• Solid food: between 7 and 14 days. (B287)
  • Weaned between 14 days and two months of age. (B287)
  • Independent at approximately one month of age. (B287)
  • Lactation period varies depending upon the region:
    • El Vergel, Malledo Province, Chile: February.
    • Transvaal, South Africa: February, July, November and December.
    • Iran: August-September.
    • Germany: less than 10% of females were lactating between December-January.

    (B287)

SEXUAL MATURITY:

General Information

  • Most species of lagomorph reach sexual maturity relatively early. (B285.w5a)
  • Lepus young do not usually breed in their first year of life. (B147)

Specific Lepus capensis Information

  • Female:
    • Rapid growth of the ovaries occurs when the female attains a weight of between 3 and 3.5 kg. (B287)
    • First corpus luteum at 4 months (mode: 6-7 months). (B287)
    • First conceive at approximately 5 months of age. (B287)
    • Reach sexual maturity between 7 and 8 months of age. (B287)
  • Male:
    • Epididymal sperm at 3.2 months. (B287)
    • Reach sexual maturity between 4 and 7 months of age, when the animals weigh about 2-2.5 kg is attained. (B287)
  • Both sexes:
    • First reproduce between 5 and 8 months of age. (B287)
    • If born in June, first reproduce at 6 months of age. If born between January and April, will first reproduce at between 9 and 12 months of age. (B287)
MALE SEASONAL VARIATION:

General Information

  • Testes are intra-abdominal outside the breeding season, descending into the scrotum during the breeding season. (B147)
LONGEVITY / MORTALITY:

General Information

  • Rabbits and hares in the wild live for less than a year on average; a maximum age of 12 years has been recorded in a couple of species. (B285.w5b)
  • "Only a minority of hares survive their first year in the wild, though survivors can reach 5 years; in captivity, hares can live to 6 or 7 years." (B285.w5c)

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Natural Diet

Notes

NATURAL DIET:

General Lepus Information

  • Hares mainly eat grasses and herbaceous plants, but do also feed on twigs, buds and bark. (B147)

  • Isolated cases have been reported of hares capturing and eating voles and young lagomorphs. (B147)

Specific Lepus capensis Information

  • In savanna habitat, known to predominantly eat Digitaria. Also eats Thermeda triandra and dicots. (B605.4.w4)

  • "Diet in other habitats has been little studied and will undoubtedly vary widely." (B605.4.w4)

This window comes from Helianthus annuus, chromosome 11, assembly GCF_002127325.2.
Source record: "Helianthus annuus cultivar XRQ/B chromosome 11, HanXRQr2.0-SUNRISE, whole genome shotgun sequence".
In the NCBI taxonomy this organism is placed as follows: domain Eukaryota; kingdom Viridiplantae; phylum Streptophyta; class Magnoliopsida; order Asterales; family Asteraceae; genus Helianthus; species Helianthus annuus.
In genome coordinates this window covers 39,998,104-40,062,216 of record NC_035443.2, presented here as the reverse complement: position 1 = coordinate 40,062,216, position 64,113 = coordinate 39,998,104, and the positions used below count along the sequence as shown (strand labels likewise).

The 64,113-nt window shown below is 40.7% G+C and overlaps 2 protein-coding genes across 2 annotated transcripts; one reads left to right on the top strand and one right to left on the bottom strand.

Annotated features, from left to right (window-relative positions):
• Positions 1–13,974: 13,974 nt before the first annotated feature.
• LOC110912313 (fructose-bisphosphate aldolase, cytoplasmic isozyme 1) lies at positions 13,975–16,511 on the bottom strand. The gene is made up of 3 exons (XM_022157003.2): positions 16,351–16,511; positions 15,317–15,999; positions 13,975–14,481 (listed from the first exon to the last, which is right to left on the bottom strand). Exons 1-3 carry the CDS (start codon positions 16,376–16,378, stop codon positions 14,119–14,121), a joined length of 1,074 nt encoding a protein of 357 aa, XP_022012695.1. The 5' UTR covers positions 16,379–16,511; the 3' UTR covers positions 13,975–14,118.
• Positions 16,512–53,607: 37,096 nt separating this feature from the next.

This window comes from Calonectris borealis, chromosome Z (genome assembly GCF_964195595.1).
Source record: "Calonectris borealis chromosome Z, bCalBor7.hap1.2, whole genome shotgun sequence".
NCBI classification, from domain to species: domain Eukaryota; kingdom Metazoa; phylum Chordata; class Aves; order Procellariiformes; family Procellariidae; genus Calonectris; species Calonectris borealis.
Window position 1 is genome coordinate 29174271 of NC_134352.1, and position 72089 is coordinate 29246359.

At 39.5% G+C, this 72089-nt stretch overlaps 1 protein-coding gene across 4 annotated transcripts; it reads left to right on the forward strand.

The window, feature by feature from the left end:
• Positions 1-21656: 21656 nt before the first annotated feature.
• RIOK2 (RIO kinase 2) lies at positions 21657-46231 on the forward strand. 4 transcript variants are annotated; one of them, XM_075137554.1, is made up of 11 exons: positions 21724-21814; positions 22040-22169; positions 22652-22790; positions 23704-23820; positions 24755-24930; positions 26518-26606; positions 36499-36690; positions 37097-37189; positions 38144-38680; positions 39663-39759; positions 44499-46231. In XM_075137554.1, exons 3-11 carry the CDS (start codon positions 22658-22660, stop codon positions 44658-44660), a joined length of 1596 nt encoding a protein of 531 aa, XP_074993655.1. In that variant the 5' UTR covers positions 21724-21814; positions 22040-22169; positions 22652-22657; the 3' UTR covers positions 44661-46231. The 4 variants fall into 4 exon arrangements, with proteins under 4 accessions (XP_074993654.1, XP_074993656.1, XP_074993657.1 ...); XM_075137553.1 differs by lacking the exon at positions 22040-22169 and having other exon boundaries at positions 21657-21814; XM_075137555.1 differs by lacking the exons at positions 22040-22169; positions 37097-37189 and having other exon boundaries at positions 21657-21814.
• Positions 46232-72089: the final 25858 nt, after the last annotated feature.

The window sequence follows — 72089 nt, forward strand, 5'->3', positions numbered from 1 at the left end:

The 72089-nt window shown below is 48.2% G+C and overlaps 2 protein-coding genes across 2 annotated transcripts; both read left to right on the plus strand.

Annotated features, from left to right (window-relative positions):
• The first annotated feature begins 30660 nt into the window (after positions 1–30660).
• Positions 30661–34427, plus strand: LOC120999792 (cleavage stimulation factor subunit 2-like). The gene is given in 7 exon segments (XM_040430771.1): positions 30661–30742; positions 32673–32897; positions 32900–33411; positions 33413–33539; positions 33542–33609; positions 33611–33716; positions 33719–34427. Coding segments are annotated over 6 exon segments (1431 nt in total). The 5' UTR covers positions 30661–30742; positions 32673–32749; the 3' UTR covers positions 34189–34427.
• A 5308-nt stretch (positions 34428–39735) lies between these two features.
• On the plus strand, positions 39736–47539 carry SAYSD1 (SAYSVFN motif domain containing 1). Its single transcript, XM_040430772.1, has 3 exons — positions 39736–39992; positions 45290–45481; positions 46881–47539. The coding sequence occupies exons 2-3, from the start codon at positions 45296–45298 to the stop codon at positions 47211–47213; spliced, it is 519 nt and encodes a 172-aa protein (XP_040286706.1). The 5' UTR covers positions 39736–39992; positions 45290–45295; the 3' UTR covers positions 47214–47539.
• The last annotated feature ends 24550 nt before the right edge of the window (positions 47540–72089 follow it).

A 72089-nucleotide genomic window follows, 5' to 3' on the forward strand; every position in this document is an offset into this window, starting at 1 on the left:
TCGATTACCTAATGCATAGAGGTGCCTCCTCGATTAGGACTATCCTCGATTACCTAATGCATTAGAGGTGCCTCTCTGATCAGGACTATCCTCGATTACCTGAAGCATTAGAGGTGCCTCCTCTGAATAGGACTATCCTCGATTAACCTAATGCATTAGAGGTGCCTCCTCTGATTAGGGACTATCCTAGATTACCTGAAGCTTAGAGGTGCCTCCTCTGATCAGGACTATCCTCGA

QUANTITY EATEN: --

STUDY METHODS: --

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Hibernation / Aestivation

Notes

--

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Haematology / Biochemistry

Notes

HAEMATOLOGY: --

BIOCHEMISTRY: --

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Detailed Physiology Notes
(Summary information provided for pertinent species-specific data cross-referenced in WILDPro)

Notes

METABOLISM (TEMPERATURE): --

RESPIRATORY SYSTEM (RESPIRATION): --

CIRCULATORY SYSTEM (PULSE/HEART RATE): --

GASTROINTESTINAL SYSTEM (FAECES AND GUT MOTILITY):

General Information

  • Lagomorphs have digestive systems which are adapted for processing large quantities of vegetation. (B285.w5a)
  • Lagomorphs are well adapted for obtaining the greatest possible value from their food. They produce two types of faecal material: moist pellets and dry pellets. The moist pellets are expelled and then eaten (a behaviour known as coprophagy (B285.w5a)); this is done with little or no chewing, and as a result the majority of the food passes through the digestive tract twice (this is thought to have the same function as 'chewing the cud' in ruminants). The dry faecal pellets are not eaten. (B147)

URINARY SYSTEM (URINE): --

CHROMOSOMES: 

  • All the Lepus species have 48 chromosomes. (B605.4.w4)

MUSCULO-SKELETAL SYSTEM: --

SPECIAL SENSES AND VOCALISATIONS:

General Information

  • All lagomorphs use scent products secreted from special glands. (B285.w5a) These glands are located under the chin and in the groin, and are believed to play a key role in sexual communication, as well as in signalling social status in some gregarious species. (B285.w5b)
  • Whereas pikas tend to be more vocal, rabbits and hares rely strongly on scent rather than sound as a means of communication. (B285.w5b)
  • High-pitched distress squeals are emitted by leporids when captured by a predator. (B285.w5b, B430.w2)
  • The North American leporids have large ears with highly-developed hearing, an adaptation which allows them to detect predators when foraging in open habitats. (B430.w2)
  • Hares communicate with each other by drumming their feet. (B147)
  • Deep grumbling has been reported in Lepus species, and shrill calls are emitted when the animal is in pain. (B285.w5c)
  • "When seeking the young for nursing, females call the young and are answered." (B147)

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Behaviour

Feeding Behaviour

Notes

General Information

  • Lagomorphs are well adapted for obtaining the greatest possible value from their food. They produce two types of faecal material: moist pellets and dry pellets. The moist pellets are expelled and then eaten; this is done with little or no chewing, and as a result the majority of the food passes through the digestive tract twice (this is thought to have the same function as 'chewing the cud' in ruminants). The dry faecal pellets are not eaten. (B147)

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Parental Behaviour

Notes

General Information
  • Male leporids are not generally involved in care of the young. However, if adult females attack young leporids, males will intervene, a behaviour known as 'policing'. (B285.w5b)